Thursday, 25 February 2010

Koans & Zen Poetry

(Cross posted at The Reformed Buddhist)

Master Un Mun, or perhaps better known as Master Yun Men in China, wrote a large number of Koans, many of which are still meditated on and taught with to this day. Here are my three favorite koans by Master Un Mon(Yun Men).

A monk asked Ummon, "What is Buddha?"
Ummon said, "A dry shit-stick![Kanshiketsu!]"
A monk asked Ummon, "What will happen when the leaves fall and the trees become bare?"
Ummon said, "Golden Wind!"
A monk asked Ummon, "What is the kind of talk that transcends Buddhas and Patriarchs?"
Ummon replied, "Rice cake!"
But why so blunt, so direct in these koans? Master Un Mon was very much a master at writing koans; and in his extremely direct expression of Zen practice embodied within the koans he wrote, he pointed to a bare, raw and basic interpretation, setting aside over intellectual ideals in favor of a minimalist approach to teaching. Indeed, much Zen Poetry, exemplified by the haiku, was born out of this spirit of minimal intention, and flowed very much like many of these koans. In China, and later Korea and Japan, this style of minimalist, direct poetry flourished well into the 20th century, and can still be seen and experienced in today’s modern writers and teachers. Here are a few of my favorite ones.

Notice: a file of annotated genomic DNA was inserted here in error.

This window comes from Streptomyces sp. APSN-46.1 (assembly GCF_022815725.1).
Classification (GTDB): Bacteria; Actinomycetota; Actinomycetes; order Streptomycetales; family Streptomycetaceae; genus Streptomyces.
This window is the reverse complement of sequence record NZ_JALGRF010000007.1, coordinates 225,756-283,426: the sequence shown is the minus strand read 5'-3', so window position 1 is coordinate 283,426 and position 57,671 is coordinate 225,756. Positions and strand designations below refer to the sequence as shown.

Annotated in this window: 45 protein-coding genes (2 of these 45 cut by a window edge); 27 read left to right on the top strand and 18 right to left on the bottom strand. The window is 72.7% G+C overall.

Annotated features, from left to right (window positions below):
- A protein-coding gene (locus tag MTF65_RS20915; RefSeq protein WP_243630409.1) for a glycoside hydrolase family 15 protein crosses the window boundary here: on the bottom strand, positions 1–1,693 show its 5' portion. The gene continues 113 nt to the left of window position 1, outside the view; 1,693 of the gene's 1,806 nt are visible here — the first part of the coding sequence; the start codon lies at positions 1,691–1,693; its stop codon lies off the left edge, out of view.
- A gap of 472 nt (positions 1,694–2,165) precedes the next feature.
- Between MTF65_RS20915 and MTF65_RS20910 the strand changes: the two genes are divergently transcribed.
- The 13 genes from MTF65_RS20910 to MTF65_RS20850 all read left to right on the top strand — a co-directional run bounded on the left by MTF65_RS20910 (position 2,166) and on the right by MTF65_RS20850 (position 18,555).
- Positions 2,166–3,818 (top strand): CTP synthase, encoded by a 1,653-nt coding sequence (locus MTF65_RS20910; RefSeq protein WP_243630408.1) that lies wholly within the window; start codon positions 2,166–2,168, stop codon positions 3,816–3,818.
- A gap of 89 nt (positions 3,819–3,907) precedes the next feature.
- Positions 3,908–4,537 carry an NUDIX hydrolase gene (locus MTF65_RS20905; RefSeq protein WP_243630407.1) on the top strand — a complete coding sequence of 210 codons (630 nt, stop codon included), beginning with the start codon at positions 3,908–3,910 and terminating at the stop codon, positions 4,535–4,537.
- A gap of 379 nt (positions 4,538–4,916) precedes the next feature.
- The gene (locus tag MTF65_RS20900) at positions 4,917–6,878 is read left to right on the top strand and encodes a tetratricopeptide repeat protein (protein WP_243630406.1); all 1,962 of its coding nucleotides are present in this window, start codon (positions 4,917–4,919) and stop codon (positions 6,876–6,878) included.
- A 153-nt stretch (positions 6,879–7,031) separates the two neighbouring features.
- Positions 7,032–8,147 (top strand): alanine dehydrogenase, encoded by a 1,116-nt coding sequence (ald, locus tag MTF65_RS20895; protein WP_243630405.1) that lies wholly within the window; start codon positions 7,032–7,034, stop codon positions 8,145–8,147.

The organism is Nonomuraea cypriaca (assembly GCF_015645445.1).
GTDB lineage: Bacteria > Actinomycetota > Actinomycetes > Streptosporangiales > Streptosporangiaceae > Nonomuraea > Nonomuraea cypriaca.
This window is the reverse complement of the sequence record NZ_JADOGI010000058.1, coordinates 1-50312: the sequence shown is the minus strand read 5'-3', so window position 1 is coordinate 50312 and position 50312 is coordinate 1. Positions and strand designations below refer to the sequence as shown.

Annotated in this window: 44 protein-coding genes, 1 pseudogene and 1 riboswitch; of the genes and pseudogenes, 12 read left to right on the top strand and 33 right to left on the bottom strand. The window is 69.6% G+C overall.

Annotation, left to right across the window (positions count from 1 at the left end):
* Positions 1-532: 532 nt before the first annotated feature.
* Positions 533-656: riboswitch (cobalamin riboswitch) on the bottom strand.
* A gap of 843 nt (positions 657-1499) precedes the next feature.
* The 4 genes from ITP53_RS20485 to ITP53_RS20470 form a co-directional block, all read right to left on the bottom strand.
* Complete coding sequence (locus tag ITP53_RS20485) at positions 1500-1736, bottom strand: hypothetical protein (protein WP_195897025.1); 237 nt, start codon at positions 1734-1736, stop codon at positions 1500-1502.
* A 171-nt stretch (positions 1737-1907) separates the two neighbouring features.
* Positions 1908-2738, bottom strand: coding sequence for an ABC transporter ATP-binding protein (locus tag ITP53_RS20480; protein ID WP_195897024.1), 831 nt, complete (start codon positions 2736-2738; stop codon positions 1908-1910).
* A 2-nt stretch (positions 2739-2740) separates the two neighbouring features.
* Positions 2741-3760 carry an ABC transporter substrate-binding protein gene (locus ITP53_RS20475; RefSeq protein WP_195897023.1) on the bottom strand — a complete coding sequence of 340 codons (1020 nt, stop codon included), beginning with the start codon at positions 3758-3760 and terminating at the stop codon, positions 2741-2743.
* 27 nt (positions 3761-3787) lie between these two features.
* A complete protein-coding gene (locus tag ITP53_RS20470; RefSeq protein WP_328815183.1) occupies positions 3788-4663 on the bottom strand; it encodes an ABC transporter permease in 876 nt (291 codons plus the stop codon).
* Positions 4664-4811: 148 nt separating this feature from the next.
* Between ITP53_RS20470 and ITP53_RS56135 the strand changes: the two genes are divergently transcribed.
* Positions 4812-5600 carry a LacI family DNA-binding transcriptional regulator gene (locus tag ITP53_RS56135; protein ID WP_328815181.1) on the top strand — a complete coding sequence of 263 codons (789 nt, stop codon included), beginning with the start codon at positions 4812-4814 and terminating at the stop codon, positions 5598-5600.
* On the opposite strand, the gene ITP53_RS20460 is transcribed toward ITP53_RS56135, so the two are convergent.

Ikkyū - 14th Century - The model of a Rinzai iconoclastic Japanese Zen Priest.

My Hovel

The world before my eyes is wan and wasted, just like me.
The earth is decrepit, the sky stormy, all the grass withered.
No spring breeze even at this late date,
Just winter clouds swallowing up my tiny reed hut.
A Fisherman

Studying texts and stiff meditation can make you lose your Original Mind.
A solitary tune by a fisherman, though, can be an invaluable treasure.
Dusk rain on the river, the moon peeking in and out of the clouds;
Elegant beyond words, he chants his songs night after night.

Matsuo Bashō - 17th Century Japanese master of the Haiku style of poetry.
Summer grasses:
all that remains of great soldiers’
imperial dreams

Nothing in the cry
of cicadas suggests they
are about to die

Ryōkan Taigu - 19th Century Japanese Soto monk who is famous for both his poems and calligraphy.
When all thoughts
Are exhausted
I slip into the woods
And gather
A pile of shepherd’s purse.
Like the little stream
Making its way
Through the mossy crevices
I, too, quietly
Turn clear and transparent.
The wind has settled, the blossoms have fallen;
Birds sing, the mountains grow dark --
This is the wondrous power of Buddhism.
It is truly amazing the power that a few words, placed so skillfully together, can have to a reader or a student. Keeping alive that magnificent spirit of raw minimalist expression, that the patriarchs perfected over 1,500 years ago, these poems and koans do indeed speak directly to the heart of Zen practice.


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  2. Besides the obvious shit stick koan, (how can you not like that one?) my favorite is this one:

    A monk asked Ummon, "What is the kind of talk that transcends Buddhas and Patriarchs?"
    Ummon replied, "Rice cake!"

    I know I'd certainly rather eat rice cake than listen to incessant talking. There is more nirvana in eating a rice cake than in all the talking in the world!!

  3. Amen to that James. PS Congrats on your article mention in Bodhidharma!!